Yesterday, the Argentine Senate voted to extend marriage to same sex partners, thus becoming the 10th nation on four different continents to do so. As a writer, I've been struggling with how to frame my response.
As a gay man living in Argentina who recently obtained permanent residency with my Argentine partner of eight and a half years, I want to jump up and down and celebrate. As an expatriate American, however, I feel a deep bitterness at the way in which my own country has polluted the "debate" with the basest of political strategies and religious bigotry.
I am simultaneously elated for my own well-being here in Argentina and disgusted that my best friend and his partner of over 20 years have a kind of "marriage-in-limbo" due to the extraordinarily baseless fear, ignorance, outright stupidity and cruelty of the majority of voters in California.
I'm thrilled that Argentina has shown such compassion and common sense in overcoming the right-wing, largely hysterical and non-sensical Catholic onslaught against gay marriage, while at the same time stunned that the United States, who continually vaunts its supremacy on human rights and condemns other nations for abuses, allows people's equal protections to be simply voted away based on nothing but prejudice.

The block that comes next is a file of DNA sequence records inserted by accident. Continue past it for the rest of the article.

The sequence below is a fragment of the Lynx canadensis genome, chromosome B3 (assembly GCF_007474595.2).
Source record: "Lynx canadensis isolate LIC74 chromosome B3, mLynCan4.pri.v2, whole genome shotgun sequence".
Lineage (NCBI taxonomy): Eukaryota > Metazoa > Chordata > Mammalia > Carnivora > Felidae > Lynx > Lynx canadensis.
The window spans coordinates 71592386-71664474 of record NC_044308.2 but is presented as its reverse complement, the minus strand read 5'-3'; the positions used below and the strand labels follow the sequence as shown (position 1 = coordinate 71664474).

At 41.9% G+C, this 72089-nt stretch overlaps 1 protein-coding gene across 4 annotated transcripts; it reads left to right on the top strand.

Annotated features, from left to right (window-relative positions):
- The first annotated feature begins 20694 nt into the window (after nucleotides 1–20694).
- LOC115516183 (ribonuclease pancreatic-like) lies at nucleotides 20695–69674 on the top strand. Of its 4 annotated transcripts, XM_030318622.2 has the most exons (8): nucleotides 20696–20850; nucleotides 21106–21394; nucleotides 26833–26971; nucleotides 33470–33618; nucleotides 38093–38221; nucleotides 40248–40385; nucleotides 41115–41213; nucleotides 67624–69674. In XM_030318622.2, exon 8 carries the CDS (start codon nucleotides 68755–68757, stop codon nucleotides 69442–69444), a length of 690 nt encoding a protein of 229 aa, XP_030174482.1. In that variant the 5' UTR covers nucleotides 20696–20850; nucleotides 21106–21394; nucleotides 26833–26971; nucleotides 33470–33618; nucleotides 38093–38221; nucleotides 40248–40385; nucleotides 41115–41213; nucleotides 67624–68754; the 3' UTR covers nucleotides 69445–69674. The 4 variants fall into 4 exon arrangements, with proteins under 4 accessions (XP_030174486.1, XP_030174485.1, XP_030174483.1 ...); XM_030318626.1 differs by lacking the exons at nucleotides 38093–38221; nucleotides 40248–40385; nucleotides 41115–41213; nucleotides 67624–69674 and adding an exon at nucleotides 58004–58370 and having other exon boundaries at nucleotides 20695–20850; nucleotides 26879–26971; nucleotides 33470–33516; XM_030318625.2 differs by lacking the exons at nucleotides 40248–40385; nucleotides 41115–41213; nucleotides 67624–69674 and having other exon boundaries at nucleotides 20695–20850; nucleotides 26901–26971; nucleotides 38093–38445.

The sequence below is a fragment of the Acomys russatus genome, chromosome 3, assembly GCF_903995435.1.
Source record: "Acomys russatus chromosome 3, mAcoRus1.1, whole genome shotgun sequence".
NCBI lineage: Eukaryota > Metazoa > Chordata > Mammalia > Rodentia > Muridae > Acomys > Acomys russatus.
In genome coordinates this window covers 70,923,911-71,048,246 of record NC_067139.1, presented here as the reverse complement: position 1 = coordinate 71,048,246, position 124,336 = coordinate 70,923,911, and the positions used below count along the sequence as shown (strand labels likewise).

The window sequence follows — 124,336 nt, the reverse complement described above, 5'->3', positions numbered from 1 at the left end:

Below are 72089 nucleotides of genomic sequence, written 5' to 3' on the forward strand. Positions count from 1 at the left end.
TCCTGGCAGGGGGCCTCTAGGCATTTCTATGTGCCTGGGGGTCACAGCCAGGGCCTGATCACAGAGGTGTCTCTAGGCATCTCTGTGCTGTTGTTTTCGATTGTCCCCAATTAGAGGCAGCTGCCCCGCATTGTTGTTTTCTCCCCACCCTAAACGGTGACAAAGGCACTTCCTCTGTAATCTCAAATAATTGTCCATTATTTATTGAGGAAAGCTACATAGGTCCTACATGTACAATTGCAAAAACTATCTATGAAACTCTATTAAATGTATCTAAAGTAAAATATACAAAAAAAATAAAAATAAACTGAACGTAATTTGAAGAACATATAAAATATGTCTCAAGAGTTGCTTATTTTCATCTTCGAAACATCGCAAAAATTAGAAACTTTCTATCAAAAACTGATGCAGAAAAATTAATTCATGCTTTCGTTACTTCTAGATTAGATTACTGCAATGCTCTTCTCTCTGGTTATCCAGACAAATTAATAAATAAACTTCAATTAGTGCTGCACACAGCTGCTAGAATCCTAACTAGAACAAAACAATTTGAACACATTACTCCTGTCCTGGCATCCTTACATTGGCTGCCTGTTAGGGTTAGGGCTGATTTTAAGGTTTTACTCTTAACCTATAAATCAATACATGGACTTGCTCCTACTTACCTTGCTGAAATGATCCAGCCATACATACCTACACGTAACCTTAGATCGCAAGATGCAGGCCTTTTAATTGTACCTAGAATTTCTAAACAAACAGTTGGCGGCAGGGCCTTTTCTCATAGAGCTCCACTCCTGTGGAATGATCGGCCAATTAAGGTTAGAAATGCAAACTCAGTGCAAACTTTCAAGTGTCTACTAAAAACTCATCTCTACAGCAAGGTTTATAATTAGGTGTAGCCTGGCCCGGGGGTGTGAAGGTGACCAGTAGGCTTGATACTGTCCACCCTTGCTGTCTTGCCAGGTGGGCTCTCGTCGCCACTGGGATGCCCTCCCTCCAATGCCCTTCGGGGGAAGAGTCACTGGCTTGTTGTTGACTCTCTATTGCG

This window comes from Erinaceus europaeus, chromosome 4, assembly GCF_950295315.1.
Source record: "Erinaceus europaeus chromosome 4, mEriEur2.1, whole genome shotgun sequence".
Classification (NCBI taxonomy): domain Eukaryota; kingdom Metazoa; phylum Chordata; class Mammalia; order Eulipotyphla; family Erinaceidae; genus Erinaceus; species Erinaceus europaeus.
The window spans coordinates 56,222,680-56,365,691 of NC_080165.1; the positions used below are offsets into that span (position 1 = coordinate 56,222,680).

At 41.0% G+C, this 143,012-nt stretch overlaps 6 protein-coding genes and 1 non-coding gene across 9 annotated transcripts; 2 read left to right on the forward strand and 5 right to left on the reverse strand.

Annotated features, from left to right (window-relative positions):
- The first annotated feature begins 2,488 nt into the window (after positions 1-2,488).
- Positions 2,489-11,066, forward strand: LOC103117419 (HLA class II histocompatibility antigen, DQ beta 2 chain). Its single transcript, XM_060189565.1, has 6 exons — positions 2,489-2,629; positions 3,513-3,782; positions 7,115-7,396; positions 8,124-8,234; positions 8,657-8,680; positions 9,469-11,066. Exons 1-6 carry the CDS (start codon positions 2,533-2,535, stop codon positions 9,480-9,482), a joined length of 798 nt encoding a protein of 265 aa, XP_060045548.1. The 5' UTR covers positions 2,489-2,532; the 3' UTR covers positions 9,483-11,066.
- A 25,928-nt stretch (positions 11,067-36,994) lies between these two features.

I'm gratified that Argentine families overwhelmingly embrace their gay progeny and want the same rights, privileges and responsibilities extended to them that their straight children have. The politics of "family destruction" don't work here where people know that gay men and women are already sons, daughters, brothers, sisters, aunts, uncles and, yes, even mothers and fathers. They understand implicitly that such blather about "destroying the family" is idiocy writ large. They know that destruction of the family comes from the prejudice that tells a parent to demonize his own child or pressures a child to abandon his own family. The vast majority of Argentines understand that the same divide and conquer tactics of the "right" that seek to engender economic violence and xenophobia, may occasionally work to conservative's insidious advantage, but here in Argentina, most folks simply won't allow those tactics to infect the relationships within their own homes.
In the pusillanimous minds of most Americans, gay people somehow grow out of the cracks in urban pavements. In their pathetic view, we have no relationship to family whatsoever, even as we may be passing them the cranberry sauce at Thanksgiving.
Quiero decir gracias a toda la gente, todos los diputados y senadores quienes trabajaron tan fuertes en este proyecto. Siempre estaré agradecido de sentir bienvenido y protegido en Argentina y este último hecho me confirme más la decisión mudarme aquí.
To those Americans impeding progress on this and practically every other issue of our time: What do you win by denying people equal protection and what do you lose by granting it?